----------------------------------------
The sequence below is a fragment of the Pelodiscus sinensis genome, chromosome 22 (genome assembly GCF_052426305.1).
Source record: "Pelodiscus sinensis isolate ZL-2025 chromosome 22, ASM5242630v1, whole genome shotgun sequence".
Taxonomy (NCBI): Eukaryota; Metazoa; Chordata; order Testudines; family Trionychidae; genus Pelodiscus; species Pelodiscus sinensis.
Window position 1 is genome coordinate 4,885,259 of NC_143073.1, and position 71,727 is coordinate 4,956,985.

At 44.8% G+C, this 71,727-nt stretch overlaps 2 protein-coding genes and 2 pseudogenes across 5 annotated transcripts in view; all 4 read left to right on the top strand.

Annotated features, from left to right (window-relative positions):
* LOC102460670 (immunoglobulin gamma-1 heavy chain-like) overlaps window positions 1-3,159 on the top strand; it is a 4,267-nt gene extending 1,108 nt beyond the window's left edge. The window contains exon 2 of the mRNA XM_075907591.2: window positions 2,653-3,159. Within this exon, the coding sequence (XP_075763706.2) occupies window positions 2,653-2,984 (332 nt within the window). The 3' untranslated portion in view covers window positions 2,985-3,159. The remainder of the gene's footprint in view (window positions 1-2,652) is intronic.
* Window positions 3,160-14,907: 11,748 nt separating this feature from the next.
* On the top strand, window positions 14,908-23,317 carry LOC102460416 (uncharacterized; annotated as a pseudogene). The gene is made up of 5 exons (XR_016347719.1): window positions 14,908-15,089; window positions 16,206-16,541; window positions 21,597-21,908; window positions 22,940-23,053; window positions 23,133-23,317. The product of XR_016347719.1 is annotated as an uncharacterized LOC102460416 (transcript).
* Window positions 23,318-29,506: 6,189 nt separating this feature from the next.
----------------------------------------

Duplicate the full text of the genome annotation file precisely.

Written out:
The sequence below is a fragment of the Pelodiscus sinensis genome, chromosome 22 (genome assembly GCF_052426305.1).
Source record: "Pelodiscus sinensis isolate ZL-2025 chromosome 22, ASM5242630v1, whole genome shotgun sequence".
Taxonomy (NCBI): Eukaryota; Metazoa; Chordata; order Testudines; family Trionychidae; genus Pelodiscus; species Pelodiscus sinensis.
Window position 1 is genome coordinate 4,885,259 of NC_143073.1, and position 71,727 is coordinate 4,956,985.

At 44.8% G+C, this 71,727-nt stretch overlaps 2 protein-coding genes and 2 pseudogenes across 5 annotated transcripts in view; all 4 read left to right on the top strand.

Annotated features, from left to right (window-relative positions):
* LOC102460670 (immunoglobulin gamma-1 heavy chain-like) overlaps window positions 1-3,159 on the top strand; it is a 4,267-nt gene extending 1,108 nt beyond the window's left edge. The window contains exon 2 of the mRNA XM_075907591.2: window positions 2,653-3,159. Within this exon, the coding sequence (XP_075763706.2) occupies window positions 2,653-2,984 (332 nt within the window). The 3' untranslated portion in view covers window positions 2,985-3,159. The remainder of the gene's footprint in view (window positions 1-2,652) is intronic.
* Window positions 3,160-14,907: 11,748 nt separating this feature from the next.
* On the top strand, window positions 14,908-23,317 carry LOC102460416 (uncharacterized; annotated as a pseudogene). The gene is made up of 5 exons (XR_016347719.1): window positions 14,908-15,089; window positions 16,206-16,541; window positions 21,597-21,908; window positions 22,940-23,053; window positions 23,133-23,317. The product of XR_016347719.1 is annotated as an uncharacterized LOC102460416 (transcript).
* Window positions 23,318-29,506: 6,189 nt separating this feature from the next.